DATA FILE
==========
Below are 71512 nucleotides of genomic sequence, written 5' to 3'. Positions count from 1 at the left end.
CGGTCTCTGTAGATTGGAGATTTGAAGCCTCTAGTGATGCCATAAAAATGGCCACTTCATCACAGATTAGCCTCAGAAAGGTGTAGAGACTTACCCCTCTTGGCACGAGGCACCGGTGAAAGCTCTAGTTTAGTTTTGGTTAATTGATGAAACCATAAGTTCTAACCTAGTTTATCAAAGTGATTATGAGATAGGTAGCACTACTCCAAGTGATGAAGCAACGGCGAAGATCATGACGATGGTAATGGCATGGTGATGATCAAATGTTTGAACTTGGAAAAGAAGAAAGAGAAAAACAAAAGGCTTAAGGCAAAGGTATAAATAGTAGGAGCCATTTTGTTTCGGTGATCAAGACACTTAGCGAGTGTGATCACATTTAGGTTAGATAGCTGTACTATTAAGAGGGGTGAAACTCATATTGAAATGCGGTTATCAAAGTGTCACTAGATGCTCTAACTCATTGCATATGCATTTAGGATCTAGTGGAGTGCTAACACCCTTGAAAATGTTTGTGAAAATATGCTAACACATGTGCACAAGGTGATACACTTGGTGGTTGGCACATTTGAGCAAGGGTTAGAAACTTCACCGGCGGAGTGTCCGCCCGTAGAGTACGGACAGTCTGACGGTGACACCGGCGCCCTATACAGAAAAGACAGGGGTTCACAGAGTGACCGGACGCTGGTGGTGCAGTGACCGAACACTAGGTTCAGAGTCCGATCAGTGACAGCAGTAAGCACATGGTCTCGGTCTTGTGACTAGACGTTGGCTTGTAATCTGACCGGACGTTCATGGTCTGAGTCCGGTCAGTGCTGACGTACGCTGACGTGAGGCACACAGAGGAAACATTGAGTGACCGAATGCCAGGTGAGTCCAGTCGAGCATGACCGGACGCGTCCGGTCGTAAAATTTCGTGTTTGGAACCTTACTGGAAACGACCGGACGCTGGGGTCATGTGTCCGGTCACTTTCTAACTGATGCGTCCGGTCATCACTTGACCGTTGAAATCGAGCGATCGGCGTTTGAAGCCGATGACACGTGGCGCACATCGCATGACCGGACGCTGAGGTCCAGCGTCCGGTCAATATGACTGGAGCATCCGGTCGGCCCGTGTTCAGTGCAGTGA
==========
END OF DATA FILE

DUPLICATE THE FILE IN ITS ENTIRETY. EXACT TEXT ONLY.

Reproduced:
Below are 71512 nucleotides of genomic sequence, written 5' to 3'. Positions count from 1 at the left end.
CGGTCTCTGTAGATTGGAGATTTGAAGCCTCTAGTGATGCCATAAAAATGGCCACTTCATCACAGATTAGCCTCAGAAAGGTGTAGAGACTTACCCCTCTTGGCACGAGGCACCGGTGAAAGCTCTAGTTTAGTTTTGGTTAATTGATGAAACCATAAGTTCTAACCTAGTTTATCAAAGTGATTATGAGATAGGTAGCACTACTCCAAGTGATGAAGCAACGGCGAAGATCATGACGATGGTAATGGCATGGTGATGATCAAATGTTTGAACTTGGAAAAGAAGAAAGAGAAAAACAAAAGGCTTAAGGCAAAGGTATAAATAGTAGGAGCCATTTTGTTTCGGTGATCAAGACACTTAGCGAGTGTGATCACATTTAGGTTAGATAGCTGTACTATTAAGAGGGGTGAAACTCATATTGAAATGCGGTTATCAAAGTGTCACTAGATGCTCTAACTCATTGCATATGCATTTAGGATCTAGTGGAGTGCTAACACCCTTGAAAATGTTTGTGAAAATATGCTAACACATGTGCACAAGGTGATACACTTGGTGGTTGGCACATTTGAGCAAGGGTTAGAAACTTCACCGGCGGAGTGTCCGCCCGTAGAGTACGGACAGTCTGACGGTGACACCGGCGCCCTATACAGAAAAGACAGGGGTTCACAGAGTGACCGGACGCTGGTGGTGCAGTGACCGAACACTAGGTTCAGAGTCCGATCAGTGACAGCAGTAAGCACATGGTCTCGGTCTTGTGACTAGACGTTGGCTTGTAATCTGACCGGACGTTCATGGTCTGAGTCCGGTCAGTGCTGACGTACGCTGACGTGAGGCACACAGAGGAAACATTGAGTGACCGAATGCCAGGTGAGTCCAGTCGAGCATGACCGGACGCGTCCGGTCGTAAAATTTCGTGTTTGGAACCTTACTGGAAACGACCGGACGCTGGGGTCATGTGTCCGGTCACTTTCTAACTGATGCGTCCGGTCATCACTTGACCGTTGAAATCGAGCGATCGGCGTTTGAAGCCGATGACACGTGGCGCACATCGCATGACCGGACGCTGAGGTCCAGCGTCCGGTCAATATGACTGGAGCATCCGGTCGGCCCGTGTTCAGTGCAGTGA